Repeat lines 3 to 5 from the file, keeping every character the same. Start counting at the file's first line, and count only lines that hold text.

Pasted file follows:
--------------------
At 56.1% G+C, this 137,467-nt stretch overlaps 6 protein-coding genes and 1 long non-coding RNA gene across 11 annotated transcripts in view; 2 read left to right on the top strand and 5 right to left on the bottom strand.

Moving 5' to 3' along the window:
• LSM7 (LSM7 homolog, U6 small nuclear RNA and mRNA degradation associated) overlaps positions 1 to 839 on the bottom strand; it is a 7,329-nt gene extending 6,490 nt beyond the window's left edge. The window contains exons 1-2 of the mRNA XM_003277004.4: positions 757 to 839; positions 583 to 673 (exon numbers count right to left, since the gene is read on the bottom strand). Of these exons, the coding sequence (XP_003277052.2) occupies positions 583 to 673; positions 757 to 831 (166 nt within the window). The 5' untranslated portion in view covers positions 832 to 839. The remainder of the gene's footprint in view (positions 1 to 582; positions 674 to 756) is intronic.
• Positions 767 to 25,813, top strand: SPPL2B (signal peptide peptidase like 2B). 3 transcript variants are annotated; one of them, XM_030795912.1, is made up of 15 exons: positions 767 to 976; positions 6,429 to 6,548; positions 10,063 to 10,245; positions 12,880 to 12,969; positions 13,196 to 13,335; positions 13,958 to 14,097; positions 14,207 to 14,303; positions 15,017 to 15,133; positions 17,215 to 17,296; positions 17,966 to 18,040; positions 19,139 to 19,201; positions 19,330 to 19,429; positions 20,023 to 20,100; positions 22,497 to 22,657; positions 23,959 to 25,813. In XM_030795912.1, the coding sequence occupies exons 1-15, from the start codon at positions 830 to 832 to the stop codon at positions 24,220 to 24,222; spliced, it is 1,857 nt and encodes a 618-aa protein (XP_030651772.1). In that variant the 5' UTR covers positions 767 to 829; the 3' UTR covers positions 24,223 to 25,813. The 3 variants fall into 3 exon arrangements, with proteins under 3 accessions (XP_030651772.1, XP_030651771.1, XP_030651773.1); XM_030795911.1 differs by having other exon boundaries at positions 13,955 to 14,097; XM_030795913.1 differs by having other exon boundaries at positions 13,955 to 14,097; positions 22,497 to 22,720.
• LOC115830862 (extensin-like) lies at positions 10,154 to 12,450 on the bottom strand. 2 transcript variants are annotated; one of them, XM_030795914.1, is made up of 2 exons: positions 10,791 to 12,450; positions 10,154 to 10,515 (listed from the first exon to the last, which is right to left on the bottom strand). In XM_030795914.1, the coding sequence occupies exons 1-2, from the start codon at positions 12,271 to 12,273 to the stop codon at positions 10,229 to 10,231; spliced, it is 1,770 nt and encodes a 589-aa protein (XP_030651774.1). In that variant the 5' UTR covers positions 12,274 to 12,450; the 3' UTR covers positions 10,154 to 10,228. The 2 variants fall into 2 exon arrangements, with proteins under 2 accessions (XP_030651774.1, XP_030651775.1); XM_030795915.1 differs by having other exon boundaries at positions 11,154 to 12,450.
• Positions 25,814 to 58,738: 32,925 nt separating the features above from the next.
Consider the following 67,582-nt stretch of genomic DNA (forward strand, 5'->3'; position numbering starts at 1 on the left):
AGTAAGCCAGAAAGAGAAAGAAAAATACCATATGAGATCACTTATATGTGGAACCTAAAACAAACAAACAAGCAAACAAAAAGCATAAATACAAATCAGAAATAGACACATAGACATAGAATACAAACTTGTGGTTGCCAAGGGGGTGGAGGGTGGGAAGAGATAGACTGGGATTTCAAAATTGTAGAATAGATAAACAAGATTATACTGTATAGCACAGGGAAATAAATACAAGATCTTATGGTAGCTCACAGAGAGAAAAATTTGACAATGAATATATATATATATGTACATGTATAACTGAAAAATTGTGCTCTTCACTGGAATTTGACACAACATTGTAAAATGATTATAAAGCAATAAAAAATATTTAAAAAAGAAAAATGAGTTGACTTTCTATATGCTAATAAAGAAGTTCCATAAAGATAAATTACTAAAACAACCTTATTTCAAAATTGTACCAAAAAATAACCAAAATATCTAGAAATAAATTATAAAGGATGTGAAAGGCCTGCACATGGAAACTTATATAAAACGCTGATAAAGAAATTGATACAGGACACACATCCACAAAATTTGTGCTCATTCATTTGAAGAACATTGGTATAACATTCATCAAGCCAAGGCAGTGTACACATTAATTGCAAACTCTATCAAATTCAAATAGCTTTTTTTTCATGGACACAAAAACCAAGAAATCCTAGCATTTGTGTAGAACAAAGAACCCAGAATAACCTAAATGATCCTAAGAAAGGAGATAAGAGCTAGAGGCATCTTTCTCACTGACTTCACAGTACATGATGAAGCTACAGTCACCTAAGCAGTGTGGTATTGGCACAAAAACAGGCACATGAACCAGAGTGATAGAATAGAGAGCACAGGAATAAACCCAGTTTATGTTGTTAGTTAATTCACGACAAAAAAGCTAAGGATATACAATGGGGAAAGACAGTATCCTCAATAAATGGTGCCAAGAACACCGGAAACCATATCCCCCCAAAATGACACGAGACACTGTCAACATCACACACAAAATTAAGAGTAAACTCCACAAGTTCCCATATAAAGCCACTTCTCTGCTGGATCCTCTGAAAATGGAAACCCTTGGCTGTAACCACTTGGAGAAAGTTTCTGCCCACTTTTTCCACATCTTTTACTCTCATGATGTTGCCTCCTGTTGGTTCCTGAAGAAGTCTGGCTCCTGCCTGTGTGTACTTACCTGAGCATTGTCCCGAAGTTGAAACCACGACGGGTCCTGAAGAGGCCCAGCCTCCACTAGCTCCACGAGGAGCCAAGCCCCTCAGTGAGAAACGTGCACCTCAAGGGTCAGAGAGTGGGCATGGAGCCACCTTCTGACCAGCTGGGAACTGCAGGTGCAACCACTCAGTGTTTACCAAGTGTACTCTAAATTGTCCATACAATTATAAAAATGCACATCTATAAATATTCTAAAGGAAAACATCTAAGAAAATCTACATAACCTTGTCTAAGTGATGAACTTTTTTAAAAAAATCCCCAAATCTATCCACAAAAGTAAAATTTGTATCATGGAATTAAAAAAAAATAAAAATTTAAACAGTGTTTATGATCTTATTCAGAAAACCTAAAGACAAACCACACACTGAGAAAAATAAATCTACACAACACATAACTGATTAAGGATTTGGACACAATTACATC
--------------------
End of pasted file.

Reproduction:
• LSM7 (LSM7 homolog, U6 small nuclear RNA and mRNA degradation associated) overlaps positions 1 to 839 on the bottom strand; it is a 7,329-nt gene extending 6,490 nt beyond the window's left edge. The window contains exons 1-2 of the mRNA XM_003277004.4: positions 757 to 839; positions 583 to 673 (exon numbers count right to left, since the gene is read on the bottom strand). Of these exons, the coding sequence (XP_003277052.2) occupies positions 583 to 673; positions 757 to 831 (166 nt within the window). The 5' untranslated portion in view covers positions 832 to 839. The remainder of the gene's footprint in view (positions 1 to 582; positions 674 to 756) is intronic.
• Positions 767 to 25,813, top strand: SPPL2B (signal peptide peptidase like 2B). 3 transcript variants are annotated; one of them, XM_030795912.1, is made up of 15 exons: positions 767 to 976; positions 6,429 to 6,548; positions 10,063 to 10,245; positions 12,880 to 12,969; positions 13,196 to 13,335; positions 13,958 to 14,097; positions 14,207 to 14,303; positions 15,017 to 15,133; positions 17,215 to 17,296; positions 17,966 to 18,040; positions 19,139 to 19,201; positions 19,330 to 19,429; positions 20,023 to 20,100; positions 22,497 to 22,657; positions 23,959 to 25,813. In XM_030795912.1, the coding sequence occupies exons 1-15, from the start codon at positions 830 to 832 to the stop codon at positions 24,220 to 24,222; spliced, it is 1,857 nt and encodes a 618-aa protein (XP_030651772.1). In that variant the 5' UTR covers positions 767 to 829; the 3' UTR covers positions 24,223 to 25,813. The 3 variants fall into 3 exon arrangements, with proteins under 3 accessions (XP_030651772.1, XP_030651771.1, XP_030651773.1); XM_030795911.1 differs by having other exon boundaries at positions 13,955 to 14,097; XM_030795913.1 differs by having other exon boundaries at positions 13,955 to 14,097; positions 22,497 to 22,720.
• LOC115830862 (extensin-like) lies at positions 10,154 to 12,450 on the bottom strand. 2 transcript variants are annotated; one of them, XM_030795914.1, is made up of 2 exons: positions 10,791 to 12,450; positions 10,154 to 10,515 (listed from the first exon to the last, which is right to left on the bottom strand). In XM_030795914.1, the coding sequence occupies exons 1-2, from the start codon at positions 12,271 to 12,273 to the stop codon at positions 10,229 to 10,231; spliced, it is 1,770 nt and encodes a 589-aa protein (XP_030651774.1). In that variant the 5' UTR covers positions 12,274 to 12,450; the 3' UTR covers positions 10,154 to 10,228. The 2 variants fall into 2 exon arrangements, with proteins under 2 accessions (XP_030651774.1, XP_030651775.1); XM_030795915.1 differs by having other exon boundaries at positions 11,154 to 12,450.